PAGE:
Tom: Who is your “creative inspiration”? Why?

Ben: God. Why? It’s simple. He created everything that inspires me to create. Although true, I suppose that was a bit of a “Jesus Juke“…so I’ll finish my answer with a more tangible one. My dad. Yes, the author of this incredible blog (SHAMELESS PLUG) is my creative inspiration. Growing up, I took for granted all of the ways in which he encouraged my creativity. He gave me opportunity, and still does. In my opinion, all creativity starts with opportunity. So, thanks Dad! And Mom, don’t worry…the same goes for you too!

Tom: What advice do you have for aspiring “creatives”?

Ben: Walt Disney once said, “The way to get started is to stop talking and start doing!” That is some of the greatest advice I’ve ever heard. Don’t sit on your idea because you’re afraid..pitch it because you’re confident! You don’t think you have a reason to be confident? Let me prove you wrong. YOU have something to offer that NOBODY else in the world will ever have! Never forget that. Now go have some fun and create!!!

What do you think of Ben’s ideas about creativity? Any new insights?

Saying Yes to Creativity

An expert on improvisational comedy will tell you that the key to successful improv is saying “yes”. If you’ve ever been to a show at Second City or have seen ComedySportz, you have witnessed this principle in action. Watch improv take place and you will see people saying “yes” to creativity.

Here’s how it works: ComedySportz has two teams competing against one another in various improvisational games. One such game is called “Mr. Know-It-All.” Mr. Know-It-All is actually three “professional” comedians and one audience member. A question about literally anything is solicited from the audience, and Mr. Know-It-All must answer the question. The “catch” is that the three comedians and one audience member must answer the question in the form of a sentence…one word at a time, said successively by one person at a time.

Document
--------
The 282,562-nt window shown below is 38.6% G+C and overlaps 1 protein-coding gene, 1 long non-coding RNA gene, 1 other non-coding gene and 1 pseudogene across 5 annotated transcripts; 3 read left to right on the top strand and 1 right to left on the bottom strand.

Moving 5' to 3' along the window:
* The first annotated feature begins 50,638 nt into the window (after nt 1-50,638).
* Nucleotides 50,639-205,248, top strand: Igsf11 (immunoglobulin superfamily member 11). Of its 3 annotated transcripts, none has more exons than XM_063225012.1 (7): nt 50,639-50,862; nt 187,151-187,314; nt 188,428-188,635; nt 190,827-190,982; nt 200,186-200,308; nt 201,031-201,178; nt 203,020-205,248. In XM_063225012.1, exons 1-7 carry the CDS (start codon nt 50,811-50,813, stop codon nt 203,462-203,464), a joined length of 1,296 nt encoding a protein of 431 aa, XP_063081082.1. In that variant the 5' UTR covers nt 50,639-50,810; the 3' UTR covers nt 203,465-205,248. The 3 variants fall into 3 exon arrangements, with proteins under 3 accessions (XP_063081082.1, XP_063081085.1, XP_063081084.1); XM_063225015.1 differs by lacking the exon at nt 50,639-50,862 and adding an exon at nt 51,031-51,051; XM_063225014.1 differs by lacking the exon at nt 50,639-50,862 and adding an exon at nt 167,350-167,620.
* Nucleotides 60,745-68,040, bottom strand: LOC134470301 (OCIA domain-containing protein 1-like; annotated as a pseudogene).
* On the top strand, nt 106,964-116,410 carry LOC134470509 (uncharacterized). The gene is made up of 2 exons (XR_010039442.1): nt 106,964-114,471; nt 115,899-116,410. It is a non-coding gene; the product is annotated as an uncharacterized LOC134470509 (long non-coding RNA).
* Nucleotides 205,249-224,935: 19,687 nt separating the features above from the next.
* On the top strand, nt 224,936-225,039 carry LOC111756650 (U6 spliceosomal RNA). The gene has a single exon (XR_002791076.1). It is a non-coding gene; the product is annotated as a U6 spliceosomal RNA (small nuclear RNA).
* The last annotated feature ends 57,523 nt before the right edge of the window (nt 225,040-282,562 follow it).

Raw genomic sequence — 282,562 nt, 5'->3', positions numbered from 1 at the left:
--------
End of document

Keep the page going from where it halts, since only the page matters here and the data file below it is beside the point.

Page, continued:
Mr. Know-It-All, can you please explain the Quantum Theory? Mr. Know-It-All responds one word at a time, one person at a time. The resulting answer is hilarious because each of the players says “yes.”

Saying “yes” obviously isn’t done vocally. Each person says “yes” in his or her head to what the previous player has said. “Yes, I will follow you.” “Yes, I will go down that road.” “Yes, I will take that turn, not knowing where it will lead.” “Yes, I’m going to jump all in and keep this going.”

Saying “no” will stop the game dead in its tracks. It won’t be funny. It won’t lead to interesting places. It will most certainly lead to stifled creativity.

Saying “yes” applies to all kinds of creativity. Over the weekend I got to see a production of Agatha Christie’s Mousetrap. The entire audience was sworn to secrecy, so I won’t give away the ending. But as I watched I imagined Agatha Christie saying “yes” to her thoughts as they went down unexpected paths that led to twists, turns, and surprises. She was a master at it. She said “yes,” and wrote the longest-running play in London’s West End.

Do you cook? Say “yes” to an unexpected ingredient. Do you write songs? Say “yes” to a chord structure you’ve never tried. Do you paint? Say “yes” to painting a landscape that includes objects that are out of context. Do you act? Say “yes” to letting an emotion have its way with you.

How have you found a way that saying “yes” leads you down creative paths?

Creativity Quiz #6…With A Creative Writer

Mark Zimmermann works with Peter Mead at Creative Communications for the Parish. He studied writing at Valparaiso University and lives in St. Louis.

Mark would like you to know that he’s working on a very special project that needs writers. It’s a new devotional booklet called Living the Gospel Life. If you’re interested in writing for this publication you can contact Mark at Zimmermann@creativecommunications.com.

Mark is a smart and creative writer. He writes things that have impact and zing. It’s good stuff that brings life to words and words to life.

Here are Mark’s responses to my questions about creativity:

Tom: Define “creativity.”

Mark: I would define creativity as the ability to work outside of the normal parameters and make connections to things that would not automatically be associated.

Tom: When did you first realize that you were “creative”?